Mario Anzuoni / Reuters

The title of Ariana Grande’s latest album, Sweetener, reclaims the often-used knock on radio-ready sing-alongs as “saccharine.” Perky music doesn’t just make life yummier, in Grande’s view. It makes life bearable. Her first album after the 2017 terrorist attack on one of her concerts, Sweetener arrived with lyrics about responding to bitterness with sugar, dark with light, suffocation with breathing. There were no tears left to cry, and she’d been crying with good reason.

As is almost always the case in pop, though, music could be heard as a rough synonym for love. The sweet/light/air in Grande’s lyrics were presented as stemming from a you, and listeners could envision that you as someone specific: Pete Davidson, the Saturday Night Live comedian Grande began dating in May and got engaged to in June. Calling their relationship “public” would be an understatement. They Instagrammed about their matching tattoos. He joked at length on SNL about being with her. She named a Sweetener song “Pete Davidson.”

This was personal life as performance and product, showing optimism that even the participants acknowledged was extreme. “If we break up, and we won’t—we will—but we won’t. No, I’m kidding. But, like, in 10 years if, God forbid, that ever happened, there will be a song called ‘Pete Davidson,’ like, playing in speakers at Kmart, and I’ll be working there,” Davidson cracked on SNL in September. Grande described her frankness about her whirlwind romance as a reaction to her past traumas, tweeting, “the truth is i been the fuck thru it and life’s too short to be cryptic n shit about something as beautiful as this love I’m in.”

But they’ve now broken up, TMZ reports. And while celebrity couplings and decouplings always receive outsize attention in relation to their importance in the wider world, this narrative is especially fraught. Knee-jerk cries of “Told you so” and “Love is dead”—talk that positions the relationship in the meta terms of “celebrity breakup”—ring as weirdly inapt, given how self-consciously intense and improbable the relationship was. It now seems like less of a tabloid morsel than a subplot in a larger tragedy—or, at least, a larger story about how people respond to tragedy.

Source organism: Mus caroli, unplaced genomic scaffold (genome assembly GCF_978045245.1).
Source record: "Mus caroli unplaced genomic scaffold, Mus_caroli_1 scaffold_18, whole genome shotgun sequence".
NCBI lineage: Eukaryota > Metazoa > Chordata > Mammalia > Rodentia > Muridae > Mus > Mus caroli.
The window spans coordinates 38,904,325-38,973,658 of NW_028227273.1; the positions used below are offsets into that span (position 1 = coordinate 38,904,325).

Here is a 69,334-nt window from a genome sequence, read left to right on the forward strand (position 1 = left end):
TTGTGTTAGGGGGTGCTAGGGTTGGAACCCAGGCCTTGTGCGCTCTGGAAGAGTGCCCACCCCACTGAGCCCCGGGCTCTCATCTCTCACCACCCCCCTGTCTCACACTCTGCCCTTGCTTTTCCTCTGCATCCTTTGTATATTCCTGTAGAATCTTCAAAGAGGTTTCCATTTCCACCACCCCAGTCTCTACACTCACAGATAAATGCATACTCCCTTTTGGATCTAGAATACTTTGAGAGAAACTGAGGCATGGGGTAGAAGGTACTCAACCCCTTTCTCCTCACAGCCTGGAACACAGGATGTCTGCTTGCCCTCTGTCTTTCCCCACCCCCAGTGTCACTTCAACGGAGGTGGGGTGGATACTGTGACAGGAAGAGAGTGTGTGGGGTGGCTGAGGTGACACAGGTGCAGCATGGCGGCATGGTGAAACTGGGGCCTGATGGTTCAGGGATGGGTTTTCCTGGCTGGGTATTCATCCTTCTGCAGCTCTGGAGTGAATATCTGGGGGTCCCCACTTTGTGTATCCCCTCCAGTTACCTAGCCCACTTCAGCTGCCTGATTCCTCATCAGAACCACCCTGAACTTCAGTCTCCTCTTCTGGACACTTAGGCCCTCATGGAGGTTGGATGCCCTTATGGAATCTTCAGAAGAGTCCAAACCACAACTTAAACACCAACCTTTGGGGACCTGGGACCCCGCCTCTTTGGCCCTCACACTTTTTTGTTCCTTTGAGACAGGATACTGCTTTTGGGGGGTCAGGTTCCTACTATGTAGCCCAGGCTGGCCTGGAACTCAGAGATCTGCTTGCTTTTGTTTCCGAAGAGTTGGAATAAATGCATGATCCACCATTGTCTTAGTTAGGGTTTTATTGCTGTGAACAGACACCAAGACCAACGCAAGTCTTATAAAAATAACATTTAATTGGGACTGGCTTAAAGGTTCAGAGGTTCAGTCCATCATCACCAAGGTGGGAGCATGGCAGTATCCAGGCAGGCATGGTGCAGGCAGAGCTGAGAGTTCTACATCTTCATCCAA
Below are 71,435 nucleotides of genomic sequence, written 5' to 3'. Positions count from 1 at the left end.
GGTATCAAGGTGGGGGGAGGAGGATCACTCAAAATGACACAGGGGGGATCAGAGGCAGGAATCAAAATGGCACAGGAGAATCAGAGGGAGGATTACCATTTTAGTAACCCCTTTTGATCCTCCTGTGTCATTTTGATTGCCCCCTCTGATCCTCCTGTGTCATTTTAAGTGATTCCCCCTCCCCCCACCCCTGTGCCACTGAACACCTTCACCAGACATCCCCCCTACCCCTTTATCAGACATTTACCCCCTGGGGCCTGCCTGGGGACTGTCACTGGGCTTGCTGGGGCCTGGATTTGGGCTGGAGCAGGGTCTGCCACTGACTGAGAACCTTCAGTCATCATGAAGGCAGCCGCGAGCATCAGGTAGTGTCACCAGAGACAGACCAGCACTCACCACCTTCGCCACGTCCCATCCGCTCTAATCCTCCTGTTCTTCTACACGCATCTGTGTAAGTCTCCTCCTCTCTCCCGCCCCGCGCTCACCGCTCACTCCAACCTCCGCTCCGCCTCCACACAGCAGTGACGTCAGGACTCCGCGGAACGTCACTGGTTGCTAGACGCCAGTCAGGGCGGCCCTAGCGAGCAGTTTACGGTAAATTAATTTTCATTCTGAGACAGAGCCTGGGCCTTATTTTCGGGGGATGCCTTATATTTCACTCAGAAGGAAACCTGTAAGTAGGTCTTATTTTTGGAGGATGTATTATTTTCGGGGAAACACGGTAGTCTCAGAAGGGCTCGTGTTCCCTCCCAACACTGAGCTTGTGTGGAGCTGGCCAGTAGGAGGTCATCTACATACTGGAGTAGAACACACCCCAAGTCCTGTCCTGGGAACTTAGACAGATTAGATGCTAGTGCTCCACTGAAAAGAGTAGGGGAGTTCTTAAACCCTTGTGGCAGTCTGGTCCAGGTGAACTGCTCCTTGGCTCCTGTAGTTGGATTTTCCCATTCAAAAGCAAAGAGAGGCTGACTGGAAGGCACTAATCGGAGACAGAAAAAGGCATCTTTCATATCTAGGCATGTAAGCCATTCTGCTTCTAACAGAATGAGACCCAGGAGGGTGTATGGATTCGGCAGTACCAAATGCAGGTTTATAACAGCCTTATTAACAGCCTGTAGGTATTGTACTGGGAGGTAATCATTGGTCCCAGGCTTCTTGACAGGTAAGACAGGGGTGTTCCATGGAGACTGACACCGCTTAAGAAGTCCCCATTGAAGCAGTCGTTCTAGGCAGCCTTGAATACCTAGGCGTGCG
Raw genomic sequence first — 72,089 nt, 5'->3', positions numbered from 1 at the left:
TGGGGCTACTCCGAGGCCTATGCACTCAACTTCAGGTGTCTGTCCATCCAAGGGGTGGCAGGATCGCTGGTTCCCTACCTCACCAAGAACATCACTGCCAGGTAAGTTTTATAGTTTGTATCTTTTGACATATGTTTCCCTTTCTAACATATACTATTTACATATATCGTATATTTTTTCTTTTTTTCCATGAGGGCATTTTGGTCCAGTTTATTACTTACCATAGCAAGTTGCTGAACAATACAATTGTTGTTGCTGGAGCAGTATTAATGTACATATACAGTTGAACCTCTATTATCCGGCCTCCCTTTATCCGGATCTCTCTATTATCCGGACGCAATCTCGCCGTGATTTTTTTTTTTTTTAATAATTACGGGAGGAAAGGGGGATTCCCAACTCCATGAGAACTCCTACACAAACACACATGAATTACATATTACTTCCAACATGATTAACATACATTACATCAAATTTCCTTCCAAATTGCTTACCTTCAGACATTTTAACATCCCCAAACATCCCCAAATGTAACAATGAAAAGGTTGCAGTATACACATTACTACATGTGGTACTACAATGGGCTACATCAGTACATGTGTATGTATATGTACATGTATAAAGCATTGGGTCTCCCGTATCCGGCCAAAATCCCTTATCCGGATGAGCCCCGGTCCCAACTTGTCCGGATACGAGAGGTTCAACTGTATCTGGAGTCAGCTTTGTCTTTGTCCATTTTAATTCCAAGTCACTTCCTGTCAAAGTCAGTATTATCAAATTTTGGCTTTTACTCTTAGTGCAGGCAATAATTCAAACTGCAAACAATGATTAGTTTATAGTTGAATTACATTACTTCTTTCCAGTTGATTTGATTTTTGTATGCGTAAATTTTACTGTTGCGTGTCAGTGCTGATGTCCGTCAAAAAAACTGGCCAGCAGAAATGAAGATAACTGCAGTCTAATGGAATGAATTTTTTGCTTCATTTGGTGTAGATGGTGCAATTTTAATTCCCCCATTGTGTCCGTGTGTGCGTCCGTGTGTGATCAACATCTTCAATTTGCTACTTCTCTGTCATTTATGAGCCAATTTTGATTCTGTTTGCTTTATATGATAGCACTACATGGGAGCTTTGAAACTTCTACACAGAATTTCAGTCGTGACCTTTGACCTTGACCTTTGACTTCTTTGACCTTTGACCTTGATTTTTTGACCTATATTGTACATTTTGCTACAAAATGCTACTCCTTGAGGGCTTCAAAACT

Mac Miller, the rapper Grande had dated publicly from 2016 to this past May, died of an overdose on September 7. Some fans of his were quick to blame Grande—she’d moved on from Miller to Davidson quickly—even though she had spoken previously about trying to help Miller curb his drug use. The insensitive backlash surely compounded what was already a wrenching personal tragedy. “i adored you from the day i met you when i was nineteen and i always will,” Grande wrote on Instagram under a photo of Miller. “i’m so sorry i couldn’t fix or take your pain away. i really wanted to.”

She put on a show of overcoming at first: “everything will be okay,” she tweeted on September 22, and elsewhere in her social-media feeds, she introduced the world to the pet pig she’d adopted with Davidson. But her mood soon appeared to turn darker. One tweet: “can i pls have one okay day. just one. pls.” Another message she posted referred to the earlier “everything will be okay” with the addendum “j fucking k” (as in “just fucking kidding”). She canceled an appearance on SNL’s Season 44 premiere, and then this week she dropped out of a benefit show so as to take more emotional recovery time. TMZ says that Miller’s death indeed led to her breakup with Davidson by making her realize she was moving too fast.

Pop stars, a group normally known for escapism, have been openly struggling with some very mortal issues lately: Grande’s friend Demi Lovato went to rehab after an overdose; Selena Gomez has been going through physical- and mental-health crises. It’s tempting to make generational diagnoses—blame the iPhones!—but young celebrities, of course, have always battled personal demons. What’s new is the way that battle unfolds publicly, in real time, and with assistance by the stars themselves, who purport to tell all in documentaries, tweets, and lyrics. Such openness may well help fight stigmas; it definitely helps keep wobbling public figures from losing control of their narratives.

But Grande’s case is especially poignant. The 25-year-old former Nickelodeon star has a noted ability to avoid causing scandal herself, and yet has been inadvertently linked to stories concerning the most urgent problems of the era—terrorism, drug use, mental health, and even #MeToo when the bishop at Aretha Franklin’s funeral apologized for getting touchy with her. This might seem at odds with the career of an effervescent entertainer, but even as Grande mourns Miller, cancels gigs, and returns her engagement ring, she’s making plans for future performances. “Wouldn’t miss it for the whole universe,” she tweeted about an upcoming Wicked tribute on Monday—just after the Davidson news broke.

All of which fits with the surprisingly complicated image she’s projected for a while now. Sweetener, for all its lightness, was created with the awareness that positivity and romance made no armor of invulnerability. “Right now I’m in a state of mind I wanna be in, like, all the time,” she sang in one hit chorus, implicitly acknowledging that all bliss fades. In light of recent events, it seems almost prescient: a reminder that highs can’t stop a crash, and life doesn’t always follow the tune you want.

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